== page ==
Donald's Encyclopedia of Popular Music


ACE, Johnny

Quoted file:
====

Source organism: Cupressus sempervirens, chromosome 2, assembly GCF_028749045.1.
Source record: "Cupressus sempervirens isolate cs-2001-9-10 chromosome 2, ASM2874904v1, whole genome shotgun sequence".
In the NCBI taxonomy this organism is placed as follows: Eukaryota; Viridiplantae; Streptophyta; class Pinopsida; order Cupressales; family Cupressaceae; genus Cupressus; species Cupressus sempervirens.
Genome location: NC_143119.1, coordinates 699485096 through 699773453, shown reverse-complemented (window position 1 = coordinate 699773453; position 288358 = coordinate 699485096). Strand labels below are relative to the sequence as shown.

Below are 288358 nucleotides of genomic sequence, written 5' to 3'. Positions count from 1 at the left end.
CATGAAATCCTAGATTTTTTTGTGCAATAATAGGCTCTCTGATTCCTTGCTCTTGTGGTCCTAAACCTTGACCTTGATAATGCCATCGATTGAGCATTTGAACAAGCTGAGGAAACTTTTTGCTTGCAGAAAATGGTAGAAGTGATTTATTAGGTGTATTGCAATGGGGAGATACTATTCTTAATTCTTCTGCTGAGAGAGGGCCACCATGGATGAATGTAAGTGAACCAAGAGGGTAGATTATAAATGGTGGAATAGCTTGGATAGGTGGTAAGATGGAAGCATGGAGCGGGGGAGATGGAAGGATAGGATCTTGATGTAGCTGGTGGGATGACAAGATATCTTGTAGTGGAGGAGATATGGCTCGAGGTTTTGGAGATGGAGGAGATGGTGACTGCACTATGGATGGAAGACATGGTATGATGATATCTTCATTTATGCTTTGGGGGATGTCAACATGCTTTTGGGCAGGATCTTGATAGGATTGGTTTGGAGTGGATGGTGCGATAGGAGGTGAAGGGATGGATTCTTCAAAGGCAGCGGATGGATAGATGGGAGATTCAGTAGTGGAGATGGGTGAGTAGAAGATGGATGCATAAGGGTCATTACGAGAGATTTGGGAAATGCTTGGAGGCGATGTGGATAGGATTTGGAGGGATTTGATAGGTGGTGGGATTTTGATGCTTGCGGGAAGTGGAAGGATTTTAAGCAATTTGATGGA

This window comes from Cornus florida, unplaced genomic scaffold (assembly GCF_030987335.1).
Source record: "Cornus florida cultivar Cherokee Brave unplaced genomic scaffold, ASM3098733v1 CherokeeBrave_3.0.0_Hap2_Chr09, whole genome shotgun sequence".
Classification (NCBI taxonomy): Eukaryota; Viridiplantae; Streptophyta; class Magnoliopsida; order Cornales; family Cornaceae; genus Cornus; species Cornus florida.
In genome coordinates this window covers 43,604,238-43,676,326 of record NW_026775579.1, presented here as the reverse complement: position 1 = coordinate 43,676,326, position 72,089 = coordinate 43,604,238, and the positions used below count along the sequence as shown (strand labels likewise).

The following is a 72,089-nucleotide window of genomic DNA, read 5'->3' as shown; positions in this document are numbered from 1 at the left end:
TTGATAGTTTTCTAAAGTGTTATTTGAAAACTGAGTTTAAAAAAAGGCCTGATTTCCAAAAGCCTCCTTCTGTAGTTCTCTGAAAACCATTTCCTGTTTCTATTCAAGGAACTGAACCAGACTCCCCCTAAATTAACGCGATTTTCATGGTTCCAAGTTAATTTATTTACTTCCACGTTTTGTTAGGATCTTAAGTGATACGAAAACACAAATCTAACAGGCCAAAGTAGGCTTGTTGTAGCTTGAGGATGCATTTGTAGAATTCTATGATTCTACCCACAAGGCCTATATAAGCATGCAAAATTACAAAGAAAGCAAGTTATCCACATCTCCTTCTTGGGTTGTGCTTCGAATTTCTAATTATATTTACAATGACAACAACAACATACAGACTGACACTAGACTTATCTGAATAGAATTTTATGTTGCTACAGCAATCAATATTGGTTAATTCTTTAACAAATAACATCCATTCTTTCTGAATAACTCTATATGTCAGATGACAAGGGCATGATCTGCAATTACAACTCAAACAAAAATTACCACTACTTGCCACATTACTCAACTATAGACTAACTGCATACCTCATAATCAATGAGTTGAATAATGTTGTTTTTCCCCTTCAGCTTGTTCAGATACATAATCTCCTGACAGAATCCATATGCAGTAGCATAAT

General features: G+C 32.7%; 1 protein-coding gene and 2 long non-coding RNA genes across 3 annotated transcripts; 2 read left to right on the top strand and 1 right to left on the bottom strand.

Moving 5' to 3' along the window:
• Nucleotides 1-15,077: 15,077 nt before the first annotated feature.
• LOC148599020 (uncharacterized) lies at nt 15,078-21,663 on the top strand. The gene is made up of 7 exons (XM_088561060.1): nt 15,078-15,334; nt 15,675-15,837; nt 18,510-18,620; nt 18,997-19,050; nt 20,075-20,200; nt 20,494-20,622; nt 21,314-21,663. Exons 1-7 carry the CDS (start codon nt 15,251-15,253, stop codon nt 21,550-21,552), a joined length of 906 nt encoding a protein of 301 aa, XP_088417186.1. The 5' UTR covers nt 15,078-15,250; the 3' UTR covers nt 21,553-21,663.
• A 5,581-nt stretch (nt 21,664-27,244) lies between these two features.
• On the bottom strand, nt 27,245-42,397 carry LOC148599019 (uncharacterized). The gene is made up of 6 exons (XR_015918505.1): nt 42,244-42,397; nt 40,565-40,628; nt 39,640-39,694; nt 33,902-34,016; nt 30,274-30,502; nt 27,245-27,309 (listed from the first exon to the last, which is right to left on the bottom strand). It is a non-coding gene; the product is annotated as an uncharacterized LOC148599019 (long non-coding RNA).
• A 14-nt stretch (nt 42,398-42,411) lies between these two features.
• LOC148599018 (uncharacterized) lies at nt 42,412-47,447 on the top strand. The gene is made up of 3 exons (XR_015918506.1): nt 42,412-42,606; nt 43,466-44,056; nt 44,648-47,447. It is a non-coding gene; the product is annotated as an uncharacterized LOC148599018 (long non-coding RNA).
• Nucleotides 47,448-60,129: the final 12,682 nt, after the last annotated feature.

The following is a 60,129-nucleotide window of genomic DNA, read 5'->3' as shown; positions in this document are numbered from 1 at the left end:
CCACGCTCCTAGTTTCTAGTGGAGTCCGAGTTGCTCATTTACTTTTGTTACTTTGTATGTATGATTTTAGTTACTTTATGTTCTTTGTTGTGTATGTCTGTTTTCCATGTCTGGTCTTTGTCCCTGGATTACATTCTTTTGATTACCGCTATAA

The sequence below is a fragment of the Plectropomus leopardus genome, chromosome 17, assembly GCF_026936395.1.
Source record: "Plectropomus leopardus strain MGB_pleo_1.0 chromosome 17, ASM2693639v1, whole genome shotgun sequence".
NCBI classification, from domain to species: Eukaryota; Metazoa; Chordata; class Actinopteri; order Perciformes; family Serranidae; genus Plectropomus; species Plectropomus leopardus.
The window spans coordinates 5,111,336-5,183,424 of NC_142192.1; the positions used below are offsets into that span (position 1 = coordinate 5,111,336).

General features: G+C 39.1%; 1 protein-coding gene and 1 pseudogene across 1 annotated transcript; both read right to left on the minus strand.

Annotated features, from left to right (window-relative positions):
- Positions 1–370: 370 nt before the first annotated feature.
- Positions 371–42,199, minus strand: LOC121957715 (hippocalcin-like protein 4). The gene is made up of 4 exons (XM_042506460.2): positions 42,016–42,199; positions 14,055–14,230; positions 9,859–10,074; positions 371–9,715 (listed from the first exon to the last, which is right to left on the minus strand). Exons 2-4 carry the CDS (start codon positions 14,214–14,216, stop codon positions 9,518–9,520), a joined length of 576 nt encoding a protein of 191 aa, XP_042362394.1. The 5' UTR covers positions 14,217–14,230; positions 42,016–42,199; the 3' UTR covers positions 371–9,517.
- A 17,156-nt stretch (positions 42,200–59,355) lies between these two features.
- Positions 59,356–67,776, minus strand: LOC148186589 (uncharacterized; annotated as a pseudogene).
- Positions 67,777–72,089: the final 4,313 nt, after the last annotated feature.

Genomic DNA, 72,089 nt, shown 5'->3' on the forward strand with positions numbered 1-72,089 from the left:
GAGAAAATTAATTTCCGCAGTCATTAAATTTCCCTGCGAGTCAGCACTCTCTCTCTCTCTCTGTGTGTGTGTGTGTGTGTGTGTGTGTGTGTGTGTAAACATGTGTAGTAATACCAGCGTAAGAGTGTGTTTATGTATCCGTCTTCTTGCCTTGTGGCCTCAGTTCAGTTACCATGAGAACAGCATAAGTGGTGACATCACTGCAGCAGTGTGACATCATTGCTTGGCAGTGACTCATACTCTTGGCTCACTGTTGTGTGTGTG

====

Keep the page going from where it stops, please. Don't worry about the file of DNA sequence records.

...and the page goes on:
(b John Marshall Alexander Jr, 9 June '29, Memphis TN; d 25 Dec. '54, Houston TX) R&B pianist, singer and composer; Billboard's 'Most Played' R&B artist of '55 after his death playing Russian roulette. One of eleven children of a Baptist minister, and a natural musician, he left high school to join the US Navy but was often absent without leave and received a dishonourable discharge '47. He married '50 but was separated and alienated from his family by '52. (A neighbour said that 'when those boys got up to be adults they had been chained in the back yard so long they just went wild like a dog'.) Meanwhile by '49 he had joined the Beale Streeters, who broadcast over WDIA in Memphis; the lineup varied for club gigs, but variously included B. B. King, Bobby 'Blue' Bland, Rosco Gordon, Bobby Duncan on sax and Earl Forest on drums. In a temporary studio in the Memphis YMCA Ace recorded his first vocal track for the Biharis' Flair label, 'Midnight Hours Journey', at the same '51 session that yielded King's 'Three O'Clock Blues' (on RPM), a huge R&B hit. David James Mattis, programme director at WDIA, formed Duke Records, renamed Ace and recorded him as a vocalist because Bland was then illiterate and couldn't learn lyrics from the page; as a small label unable to collect from distributors, Duke was soon in trouble and purchased by Don D. Robey (1903--75), who had formed Peacock in Houston '49, naming it after his Bronze Peacock nightclub. Mattis was supposed to be a partner, but Robey's method of financial negotiation involved waving a big pistol; Mattis got out with his money, but Robey got the profits. Ace had eight hits in the R&B chart, all in the top ten, two of them posthumous. 'My Song' '52 and 'The Clock' '53 were both no. 1 for several weeks and 'Pledging My Love' '55 for ten weeks. That year was described by Billboard as 'the year rhythm and blues virtually took over the pop field'; it began with 'Pledging My Love' reaching the pop top 20, but Ace was dead. He had recorded 21 tracks. Robey helped make him a legend, paying music journalists to write stories, but Ace also became a legend because, as Johnny Otis put it, he 'was too smooth for the white critics and the white writers for a long time'. Nat Cole made it to the white chart using white- oriented material with first-class production on a major label; Charles Brown had been very big in the R&B chart since '49 with a smooth cabaret style, but still used black- oriented material and did not cross over; Ace became the first black pop star of the rock era, after he'd killed himself. Backstage at a 'Negro Christmas Dance' at the City Auditorium in Houston, Willie Mae 'Big Mama' Thornton testified, the .22 revolver had at least one bullet in it; Ace had pointed it at two other people and pulled the trigger, then said, 'I'll show you that it won't shoot', and put it to his own head. See James M. Salem's 'Death and the Rhythm-and-Bluesman: The Life and Recordings of Johnny Ace' in American Music, Vol. 11, No. 3 (University of Illinois Press).